“God created things which had free will. That means creatures, which can go wrong or right… If a thing is free to be good it’s also free to be bad. And free will… though it makes evil1 possible, is also the only thing that makes possible any love or goodness or joy worth having.” 2
Aleksandr Solzhenitsyn once suggested that Western societies have developed a burdensome overdependence upon the rule of law. It may seem a counterintuitive suggestion particularly when levied against the West. Is not the western world, after all, the last bastion of freedom? A man of Solzhenitsyn’s rearing should be the last to criticize a well-established legal structure and, what is more, a system of government that at least as far as the average American can discern, adheres to said laws; yet Solzhenitsyn states quite clearly,
“The limits of human rights and righteousness are determined by a system of laws; such limits are very broad. People in the West have acquired great skill in interpreting and manipulating law… Any conflict is solved according to the letter of the law and this is considered to be the supreme solution. If one is right from a legal point-of-view, nothing more is required.”
For stating such controversial notions, Solzhenitsyn quickly developed an uncomfortably honest reputation. Such is the beauty found in the truth—not that it will justify our actions, but that it most often will rebuke them. Solzhenitsyn understood this, yet as time passes, the world he left shows with each new day how quickly and easily such an understanding is forgotten.
With increasing incidence, man believes that his freedom is the highest and is turning to the law to precisely determine his freedoms. To go make matters worse, he holds an erroneous view of the meaning of freedom that strays farther from the truth with every new suggestion. So concerned is man about his freedom through the law, that he either neglects willingly or embraces fully his ignorance of the deeper, truer law inborn in every living human—what Solzhenitsyn referred to as human obligations.
II. Man’s Views of Freedom and Evil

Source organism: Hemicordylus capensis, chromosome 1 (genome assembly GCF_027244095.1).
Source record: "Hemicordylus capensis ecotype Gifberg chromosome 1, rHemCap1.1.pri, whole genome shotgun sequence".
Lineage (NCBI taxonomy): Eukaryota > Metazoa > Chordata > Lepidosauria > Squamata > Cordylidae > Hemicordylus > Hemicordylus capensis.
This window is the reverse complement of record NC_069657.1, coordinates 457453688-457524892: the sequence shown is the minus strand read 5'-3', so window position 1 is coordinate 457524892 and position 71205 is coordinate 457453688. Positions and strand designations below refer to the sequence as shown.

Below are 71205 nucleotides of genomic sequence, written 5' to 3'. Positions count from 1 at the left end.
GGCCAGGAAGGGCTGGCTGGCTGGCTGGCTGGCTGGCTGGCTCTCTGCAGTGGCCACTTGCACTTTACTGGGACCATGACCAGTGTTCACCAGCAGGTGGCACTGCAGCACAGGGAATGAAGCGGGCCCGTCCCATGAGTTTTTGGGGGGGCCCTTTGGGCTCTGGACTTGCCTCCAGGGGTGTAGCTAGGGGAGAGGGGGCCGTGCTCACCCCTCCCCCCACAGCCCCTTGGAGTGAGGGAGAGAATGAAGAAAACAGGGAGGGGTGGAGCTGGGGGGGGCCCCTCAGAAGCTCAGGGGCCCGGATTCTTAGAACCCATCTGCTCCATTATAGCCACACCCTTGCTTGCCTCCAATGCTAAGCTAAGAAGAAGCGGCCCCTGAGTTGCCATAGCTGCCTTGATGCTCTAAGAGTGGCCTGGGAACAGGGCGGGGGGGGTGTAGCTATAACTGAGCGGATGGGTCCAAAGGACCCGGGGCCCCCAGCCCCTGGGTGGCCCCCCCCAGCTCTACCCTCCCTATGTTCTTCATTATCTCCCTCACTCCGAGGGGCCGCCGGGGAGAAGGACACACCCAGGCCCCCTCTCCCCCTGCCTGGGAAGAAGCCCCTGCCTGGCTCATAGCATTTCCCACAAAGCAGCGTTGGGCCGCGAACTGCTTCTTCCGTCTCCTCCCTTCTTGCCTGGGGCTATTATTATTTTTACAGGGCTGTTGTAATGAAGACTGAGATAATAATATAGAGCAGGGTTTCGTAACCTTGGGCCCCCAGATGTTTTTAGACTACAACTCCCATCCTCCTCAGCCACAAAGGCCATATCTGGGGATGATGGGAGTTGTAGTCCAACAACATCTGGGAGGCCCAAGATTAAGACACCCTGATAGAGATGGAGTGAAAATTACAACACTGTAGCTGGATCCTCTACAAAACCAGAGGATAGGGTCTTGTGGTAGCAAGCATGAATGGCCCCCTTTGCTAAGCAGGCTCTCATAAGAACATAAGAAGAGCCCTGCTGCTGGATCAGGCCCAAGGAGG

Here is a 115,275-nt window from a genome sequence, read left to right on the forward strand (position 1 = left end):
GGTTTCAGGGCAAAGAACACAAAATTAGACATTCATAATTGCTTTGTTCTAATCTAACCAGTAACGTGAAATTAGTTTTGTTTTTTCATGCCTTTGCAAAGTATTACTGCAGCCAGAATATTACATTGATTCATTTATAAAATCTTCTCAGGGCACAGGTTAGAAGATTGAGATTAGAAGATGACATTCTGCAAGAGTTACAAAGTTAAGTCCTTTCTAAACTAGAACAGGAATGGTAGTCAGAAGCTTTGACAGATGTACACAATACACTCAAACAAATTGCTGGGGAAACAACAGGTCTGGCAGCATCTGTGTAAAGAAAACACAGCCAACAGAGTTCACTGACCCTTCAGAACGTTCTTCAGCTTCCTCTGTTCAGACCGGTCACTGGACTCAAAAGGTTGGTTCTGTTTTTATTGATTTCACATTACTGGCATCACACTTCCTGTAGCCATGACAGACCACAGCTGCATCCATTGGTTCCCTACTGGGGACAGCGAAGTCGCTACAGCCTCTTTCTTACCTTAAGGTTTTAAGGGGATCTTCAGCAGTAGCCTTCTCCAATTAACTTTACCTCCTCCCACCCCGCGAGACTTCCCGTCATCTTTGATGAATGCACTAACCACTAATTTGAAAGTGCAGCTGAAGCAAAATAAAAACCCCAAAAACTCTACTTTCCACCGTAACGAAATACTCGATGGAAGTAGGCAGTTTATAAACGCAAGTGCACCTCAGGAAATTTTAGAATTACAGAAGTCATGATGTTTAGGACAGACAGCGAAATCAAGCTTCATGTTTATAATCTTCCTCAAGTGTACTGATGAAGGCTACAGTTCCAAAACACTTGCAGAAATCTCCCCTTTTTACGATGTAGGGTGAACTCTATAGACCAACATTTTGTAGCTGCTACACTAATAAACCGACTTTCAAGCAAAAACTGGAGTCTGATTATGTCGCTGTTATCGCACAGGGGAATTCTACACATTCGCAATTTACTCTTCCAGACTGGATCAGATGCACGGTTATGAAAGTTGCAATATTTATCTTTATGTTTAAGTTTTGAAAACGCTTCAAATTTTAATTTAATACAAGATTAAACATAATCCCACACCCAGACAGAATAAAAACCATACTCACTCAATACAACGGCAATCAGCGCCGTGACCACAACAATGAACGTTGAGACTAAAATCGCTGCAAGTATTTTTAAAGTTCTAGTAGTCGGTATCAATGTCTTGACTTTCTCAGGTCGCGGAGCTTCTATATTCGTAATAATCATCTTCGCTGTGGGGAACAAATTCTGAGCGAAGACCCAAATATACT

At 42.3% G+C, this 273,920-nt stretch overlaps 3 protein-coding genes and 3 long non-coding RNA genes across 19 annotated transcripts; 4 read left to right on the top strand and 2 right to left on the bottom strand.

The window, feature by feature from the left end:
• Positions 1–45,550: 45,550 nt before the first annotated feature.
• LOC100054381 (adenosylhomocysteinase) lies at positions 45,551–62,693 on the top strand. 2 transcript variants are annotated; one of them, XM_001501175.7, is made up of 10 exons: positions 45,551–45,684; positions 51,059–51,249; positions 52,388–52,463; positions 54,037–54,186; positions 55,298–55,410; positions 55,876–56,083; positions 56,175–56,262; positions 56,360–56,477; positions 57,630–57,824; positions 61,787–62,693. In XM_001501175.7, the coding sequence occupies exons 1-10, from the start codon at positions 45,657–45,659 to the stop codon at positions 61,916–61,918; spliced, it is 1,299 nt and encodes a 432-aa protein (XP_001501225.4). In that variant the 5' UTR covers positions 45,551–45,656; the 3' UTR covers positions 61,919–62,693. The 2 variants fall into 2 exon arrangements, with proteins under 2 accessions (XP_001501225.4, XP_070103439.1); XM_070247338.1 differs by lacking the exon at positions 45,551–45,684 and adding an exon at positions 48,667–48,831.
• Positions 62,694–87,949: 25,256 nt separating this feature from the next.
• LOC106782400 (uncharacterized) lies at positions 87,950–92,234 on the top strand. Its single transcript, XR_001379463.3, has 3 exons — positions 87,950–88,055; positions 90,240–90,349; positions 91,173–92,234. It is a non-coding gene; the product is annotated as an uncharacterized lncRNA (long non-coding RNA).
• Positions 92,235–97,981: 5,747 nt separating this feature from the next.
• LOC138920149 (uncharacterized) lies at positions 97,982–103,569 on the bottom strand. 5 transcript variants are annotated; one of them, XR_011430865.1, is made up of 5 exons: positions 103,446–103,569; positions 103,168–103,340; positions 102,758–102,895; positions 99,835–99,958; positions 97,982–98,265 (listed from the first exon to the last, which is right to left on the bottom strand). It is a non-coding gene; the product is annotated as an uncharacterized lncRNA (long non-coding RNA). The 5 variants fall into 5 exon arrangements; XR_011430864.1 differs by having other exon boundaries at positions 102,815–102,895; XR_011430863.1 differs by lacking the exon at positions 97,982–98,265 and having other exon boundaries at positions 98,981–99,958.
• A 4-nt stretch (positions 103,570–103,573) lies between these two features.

Man’s free will renders him equally capable of good as evil, and freedom like any other good thing can very easily be abused. The popular understanding of freedom in modern society is understood as man’s right to do as he will, with the impishly imposed caveat that one man’s choices should not infringe upon those of his neighbor3, because it is believed that this unhindered lifestyle is the only sure path to happiness. Man’s love of self leads him to buy into this socio-geocentricity, making his happiness of critical importance. This in turn breeds a society in which evil may thrive. Modern man relates all too easily with the libertarian ideal that he is an island, believing that his choices, and therefore his consequences, are his and his alone. When man adopts this view, both he and the society in which he lives are opened up to all kinds of evil.
This mindset is dangerous, for no action is without consequence.4 It stands to reason that the greater a man’s ability to choose, the greater the consequences shall be. As he relies more heavily on the law to determine the scope of his freedom, his soul grows sluggish and over time he forgets his obligations to his neighbor. Such reckless and ill-advised expansion of individual freedom makes evil all the easier to commit and all the more likely to be committed, due to man no longer being bound to such parochial concepts of good and evil. Those who today hold fast to such traditional ideas as the importance of the nuclear family as the center of a healthy society, temperance both in public and in private, self-control, responsibility, charity, and so on are chastised as remnants of the Dark Ages whose opinion should be treated as such. These ideas are very quickly, and very literally, being outlawed in the modern-day.
Up to this point I have mentioned evil a number of times, but have at best only implied how it factors into a society so frantically concerned with their ever-expanding freedom. It is a fairly simple point to make. Man grows dependent on the law to determine his freedoms, thereby allowing the law to determine right and wrong. When man’s moral and ethical foundations are so easily altered, the very idea of right and wrong appears negotiable. The door is now open for traditional ideas of evil to become acceptable as common social practice due to the nebulous nature of right and wrong. If right and wrong defy definition, who is to say which behaviors or actions are and are not right? St. Augustine proposed that evil is the absence of good, the privatio boni; if the good cannot be definitively decided upon, neither then can concept of evil. With laws responsive to the whims of public opinion governing right and wrong in the public square it is only a matter of time before both concepts are both discarded altogether.
So dense is the array of moral and ethical specters haunting society that it now relies upon laws the original purposes of which were to merely uphold and support moral and ethical behavior in the first place. This is the logical path from which emerged human rights,5 which are the legal determinations of man’s entitlements. What is truly good for our fellow man is now so far from common knowledge that we must have it canonized in order that we may always have a reference point.
It is prudent to remind that the purpose of this essay is not to disparage the rule of law; rather it is to demonstrate that the letter of the law alone will not suffice if man is to be that for which he is intended. The law can be a most valuable and righteous gift. However, there inevitably comes a time in the employment of all good things at which that which was once good begins to be less so. To that end,